Bulgarian agricultural organisations organised protests in Sofia and six other cities and towns, as well as in cities abroad, on October 20 against the January 2014 end on the moratorium on the sale of land to foreigners.
Given that the end of the ban is set in Bulgaria’s European Union accession treaty, the protest was largely futile, but with sunshine and relatively warm temperatures lighting the autumn day, it was quite nice to be outside, at least, probably a factor of importance to farmers.
A campaign against the end of the ban and a call to extend it by a further seven years was first highlighted by Volen Siderov’s ultra-nationalist Ataka party, leading the Bulgarian Socialist Party government – effectively politically dependent on Ataka – to try to find ways to respond.
There have been mixed messages from government figures on the issue, including talk of imposing restrictions on sales of land to foreigners, although no real work has been done on drafting such restrictions. Plamen Oresharski, prime minister in the Bulgarian Socialist Party government, has described an extension of the ban as “unrealistic” while the head of the agricultural committee in Parliament continues to speak of drafting restrictions.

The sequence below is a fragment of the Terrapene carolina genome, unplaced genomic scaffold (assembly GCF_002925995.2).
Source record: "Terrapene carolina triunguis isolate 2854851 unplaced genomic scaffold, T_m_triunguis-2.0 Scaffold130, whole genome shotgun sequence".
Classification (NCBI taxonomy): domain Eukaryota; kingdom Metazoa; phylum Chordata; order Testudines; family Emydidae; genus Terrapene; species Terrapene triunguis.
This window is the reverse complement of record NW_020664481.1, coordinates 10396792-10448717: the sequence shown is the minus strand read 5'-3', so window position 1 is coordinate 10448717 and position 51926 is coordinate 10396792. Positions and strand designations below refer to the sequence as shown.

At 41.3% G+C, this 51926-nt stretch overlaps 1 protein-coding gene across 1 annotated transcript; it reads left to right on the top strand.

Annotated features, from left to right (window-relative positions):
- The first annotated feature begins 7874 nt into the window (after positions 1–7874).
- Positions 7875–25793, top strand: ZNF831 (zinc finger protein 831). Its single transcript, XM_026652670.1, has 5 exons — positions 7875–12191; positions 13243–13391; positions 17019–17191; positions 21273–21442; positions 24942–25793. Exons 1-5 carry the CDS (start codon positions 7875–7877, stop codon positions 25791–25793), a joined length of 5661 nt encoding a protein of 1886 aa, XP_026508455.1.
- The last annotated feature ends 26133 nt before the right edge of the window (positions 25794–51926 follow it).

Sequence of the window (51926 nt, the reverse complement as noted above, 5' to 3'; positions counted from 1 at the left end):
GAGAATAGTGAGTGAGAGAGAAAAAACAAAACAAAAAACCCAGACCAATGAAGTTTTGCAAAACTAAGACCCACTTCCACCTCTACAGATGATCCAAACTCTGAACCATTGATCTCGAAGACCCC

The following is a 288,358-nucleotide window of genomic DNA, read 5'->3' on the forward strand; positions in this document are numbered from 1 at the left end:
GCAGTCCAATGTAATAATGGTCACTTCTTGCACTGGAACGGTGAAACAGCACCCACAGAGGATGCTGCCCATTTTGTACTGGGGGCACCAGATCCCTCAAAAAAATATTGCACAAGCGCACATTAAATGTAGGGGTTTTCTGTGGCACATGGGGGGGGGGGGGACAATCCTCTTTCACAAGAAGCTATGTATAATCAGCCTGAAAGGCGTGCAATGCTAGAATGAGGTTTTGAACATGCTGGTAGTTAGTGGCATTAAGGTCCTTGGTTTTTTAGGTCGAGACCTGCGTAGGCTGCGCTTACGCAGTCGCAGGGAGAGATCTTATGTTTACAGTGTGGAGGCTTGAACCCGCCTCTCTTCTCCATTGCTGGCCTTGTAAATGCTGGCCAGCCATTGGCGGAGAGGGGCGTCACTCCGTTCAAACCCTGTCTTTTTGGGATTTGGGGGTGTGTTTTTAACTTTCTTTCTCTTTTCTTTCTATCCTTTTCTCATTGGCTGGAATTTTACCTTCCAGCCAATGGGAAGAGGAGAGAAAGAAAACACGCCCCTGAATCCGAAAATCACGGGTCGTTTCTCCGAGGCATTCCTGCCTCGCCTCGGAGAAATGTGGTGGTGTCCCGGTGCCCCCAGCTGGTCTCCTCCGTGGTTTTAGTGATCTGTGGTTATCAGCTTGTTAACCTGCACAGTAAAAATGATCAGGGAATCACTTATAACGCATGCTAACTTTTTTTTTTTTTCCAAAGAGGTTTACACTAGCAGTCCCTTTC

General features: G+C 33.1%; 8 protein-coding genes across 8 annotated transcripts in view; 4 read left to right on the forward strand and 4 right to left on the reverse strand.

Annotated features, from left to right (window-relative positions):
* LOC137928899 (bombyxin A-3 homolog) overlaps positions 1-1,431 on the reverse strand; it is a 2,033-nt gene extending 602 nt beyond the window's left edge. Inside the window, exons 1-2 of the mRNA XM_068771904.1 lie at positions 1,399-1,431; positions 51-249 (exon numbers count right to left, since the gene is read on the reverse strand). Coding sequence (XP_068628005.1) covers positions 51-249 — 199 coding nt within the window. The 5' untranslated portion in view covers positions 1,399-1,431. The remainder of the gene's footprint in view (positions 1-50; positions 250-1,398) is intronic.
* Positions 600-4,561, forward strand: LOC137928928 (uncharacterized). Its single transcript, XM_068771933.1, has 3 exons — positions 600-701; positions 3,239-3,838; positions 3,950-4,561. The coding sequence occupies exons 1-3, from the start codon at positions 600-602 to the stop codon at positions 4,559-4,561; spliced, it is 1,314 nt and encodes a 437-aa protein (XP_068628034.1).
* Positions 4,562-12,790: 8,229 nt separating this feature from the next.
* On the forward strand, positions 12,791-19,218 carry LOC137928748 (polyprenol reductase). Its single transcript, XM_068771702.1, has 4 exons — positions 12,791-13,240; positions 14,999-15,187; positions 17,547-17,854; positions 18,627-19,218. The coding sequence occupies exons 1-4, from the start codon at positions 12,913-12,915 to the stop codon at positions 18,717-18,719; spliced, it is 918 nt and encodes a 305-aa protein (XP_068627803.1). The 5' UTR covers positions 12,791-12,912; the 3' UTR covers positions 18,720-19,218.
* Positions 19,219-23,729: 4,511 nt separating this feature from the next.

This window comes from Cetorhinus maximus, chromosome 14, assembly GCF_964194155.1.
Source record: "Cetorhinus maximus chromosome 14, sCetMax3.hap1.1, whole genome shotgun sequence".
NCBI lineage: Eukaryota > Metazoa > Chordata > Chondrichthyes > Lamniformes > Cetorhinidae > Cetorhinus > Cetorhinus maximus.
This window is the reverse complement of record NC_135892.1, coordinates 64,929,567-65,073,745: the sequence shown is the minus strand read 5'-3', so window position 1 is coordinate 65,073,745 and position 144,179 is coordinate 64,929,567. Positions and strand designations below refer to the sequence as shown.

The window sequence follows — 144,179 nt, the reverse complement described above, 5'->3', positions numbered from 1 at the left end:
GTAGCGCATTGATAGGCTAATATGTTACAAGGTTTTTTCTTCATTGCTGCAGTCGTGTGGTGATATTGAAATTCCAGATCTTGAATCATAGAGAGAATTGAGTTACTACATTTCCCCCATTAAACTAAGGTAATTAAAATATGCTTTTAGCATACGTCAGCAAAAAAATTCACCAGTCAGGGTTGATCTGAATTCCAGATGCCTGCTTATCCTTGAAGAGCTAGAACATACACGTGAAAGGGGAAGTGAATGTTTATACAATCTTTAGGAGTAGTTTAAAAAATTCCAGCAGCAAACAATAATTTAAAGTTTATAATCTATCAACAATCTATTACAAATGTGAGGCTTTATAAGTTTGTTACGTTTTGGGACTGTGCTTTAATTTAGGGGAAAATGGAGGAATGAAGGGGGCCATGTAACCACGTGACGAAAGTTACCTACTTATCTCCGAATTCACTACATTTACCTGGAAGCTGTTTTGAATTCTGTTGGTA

On October 20, public broadcaster Bulgarian National Television quoted Ivan Dobrev, head of the agricultural co-operative in Garvan, as saying that Bulgarians would be financially unable to compete in the market for land.
“Land in Bulgaria is very cheap and it will attract people with questionable accumulated capital,” Dobrev said.
The report said that agricultural producers said that structures such as co-operatives that had invested millions in equipment and grain silos “could be out of work if owners of land started to sell it to foreigners for more money”.
This was the background to the protests on October 20, in Sofia, Plovdiv, Varna, Bourgas, Dobrich, Pazardzhik and Rousse, as well as by Bulgarians abroad in Athens, Milan, Berlin, Cologne, Paris, London, Vienna and Madrid.
Agriculture Minister Dimitar Grekov, who earlier spoke in favour of extending the ban, told Nova Televizia on October 19 that agricultural land in Bulgaria was not so attractive as to be purchased by foreigners en masse.
“My personal view is that there is no extreme danger of foreigners invading our land, because Bulgarian land is not consolidated,” Grekov said.
The small sizes of individual plots of farmland was of no interest to foreign farmers, and on top of that, many owners had long-term contracts with tenants that were not due to expire for many years, he said.
Further, Bulgaria had “many problems with irrigation” and agricultural production in the country was highly costly, according to Grekov.
The expiry of the ban on January 1 2014 simply comes into effect in terms of the EU treaty and will not require new legislation.
For several years, foreigners have been buying land in Bulgaria, through rules that allow the purchase of land by registered companies representing legal persons. The expiry of the ban will remove the need for this legal façade.
(Photo: Dido Ivanov)